Monthly Archives: March 2013

Local Roots Rocking, Indie Artist to Come to The Mill

David Zollo made his debut onto the local music scene in 1992 as a member of Iowa City’s band, High and Lonesome. However, his stint with High and Lonesome only lasted until 1994, when pre-cancerous tumors were found in his vocal cords. Zollo is a man of many talents. He is a singer/songwriter/keyboardist with his own band, as well as others. He plays alongside Todd Snider, William Elliot Whitmore, Greg Brown, Bo Ramsey and The Pines. Zollo is also the founder, owner and operator of the underground music label, Trailer Records, and is the producer for the bands The Pines and Brother Tucker. Trailer Records was formed to have a music-as-family sort of feel after his move to Nashville, relocation to his hometown of Iowa City and assemblage back with Bo Ramsey and Greg Brown. Zollo has released six records consisting of songs he has performed and written: Alackaday (1992);
Livefromgabes (1994); and For Sale or Rent with High and Lonesome, and
The Morning is a Long Way From Home (1995); Uneasy Street (1999); and
The Big Night (2002) all covered by his record label, Trailer Records. He is currently working on a new album titled For Hire. 

David Zollo and The Body Electric will be performing at The Mill tomorrow, Friday, March 29th. The show will begin at 9 PM so be sure to get there early to get  good seat. It will be $8 in advance but if you don’t get them early, the tickets will be $10 at the door. Come on out and enjoy the timeless sound of David Zollo and The Body Electric.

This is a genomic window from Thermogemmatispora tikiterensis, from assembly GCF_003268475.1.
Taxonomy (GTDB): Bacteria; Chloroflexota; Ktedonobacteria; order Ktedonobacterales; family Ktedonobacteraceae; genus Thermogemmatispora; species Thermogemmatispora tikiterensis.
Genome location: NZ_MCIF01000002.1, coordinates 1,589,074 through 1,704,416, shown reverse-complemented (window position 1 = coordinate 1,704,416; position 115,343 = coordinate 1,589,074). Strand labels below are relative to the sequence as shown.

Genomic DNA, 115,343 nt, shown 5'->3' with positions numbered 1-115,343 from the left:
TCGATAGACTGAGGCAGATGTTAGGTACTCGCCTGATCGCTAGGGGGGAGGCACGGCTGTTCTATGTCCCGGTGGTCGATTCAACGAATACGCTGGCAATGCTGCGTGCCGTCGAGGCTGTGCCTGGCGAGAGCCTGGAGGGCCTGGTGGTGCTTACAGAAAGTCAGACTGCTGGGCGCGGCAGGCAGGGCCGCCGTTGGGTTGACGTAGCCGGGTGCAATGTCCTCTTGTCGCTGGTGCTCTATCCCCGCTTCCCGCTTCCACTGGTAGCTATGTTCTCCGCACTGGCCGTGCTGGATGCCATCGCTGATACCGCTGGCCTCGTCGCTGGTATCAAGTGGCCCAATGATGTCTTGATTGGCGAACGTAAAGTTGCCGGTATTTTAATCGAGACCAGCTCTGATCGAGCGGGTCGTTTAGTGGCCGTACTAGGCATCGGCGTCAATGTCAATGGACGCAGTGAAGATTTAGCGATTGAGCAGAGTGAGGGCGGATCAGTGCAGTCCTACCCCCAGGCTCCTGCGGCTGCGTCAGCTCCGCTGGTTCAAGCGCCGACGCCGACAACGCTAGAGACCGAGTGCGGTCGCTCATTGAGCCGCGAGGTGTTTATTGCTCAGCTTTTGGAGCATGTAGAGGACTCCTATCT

Interview with Dave Zollo:

(Video credit: Tack Fu)

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The Main Squeeze Oozes Unique Funky Sound

A funk experience, The Main Squeeze, are Bloomington, Indiana natives but now call Chicago their home. The thrived in the young, fresh faced environment in the college town of Bloomington’s music scene but their move to Chicago was to pursue bigger goals that they had. They have achieved many of their goal by playing at some of the biggest music festivals in America and earning some pretty prestigious awards in the music world. The Main Squeeze has headlined at Bonnaroo, Summer Camp, Equifunk, Big Pig and Glowfest in the past. They have on several battle of the band contests around the world. They were also single handedly picked by Rolling Stone magazine to open for The Roots and Jane’s Addiction at the formal Superbowl XLVI tailgate party in Indianapolis. The members of The Main Squeeze are:

– Max Newman (lead guitar)

– Ben “Smiley” Silverstein (keyboard)

– Reuben Gingrich (drums)

– Willy Robinson (bass)

– Corey Frye (vocals)

Their music incorporates a unique sound of funk that blends with some old school hip-hop. They released their debut album in June 2012, a self-titled album, that take each member of the groups influence and blends them together to make an extremely unique, funky sound.

The Main Squeez will bring their soulful and funky sound the Iowa City Yacht Club on Thursday, March 28th. The event is 19 and over with a $5 charge to get into the show. Doors open at 8:30 PM and the show starts at 9 PM so be sure to get there early to get a close spot to the stage! You don’t want to miss this.

(Video credit: MainSqueezeMusic)

Rock n’ Roll and Hillbilly Soul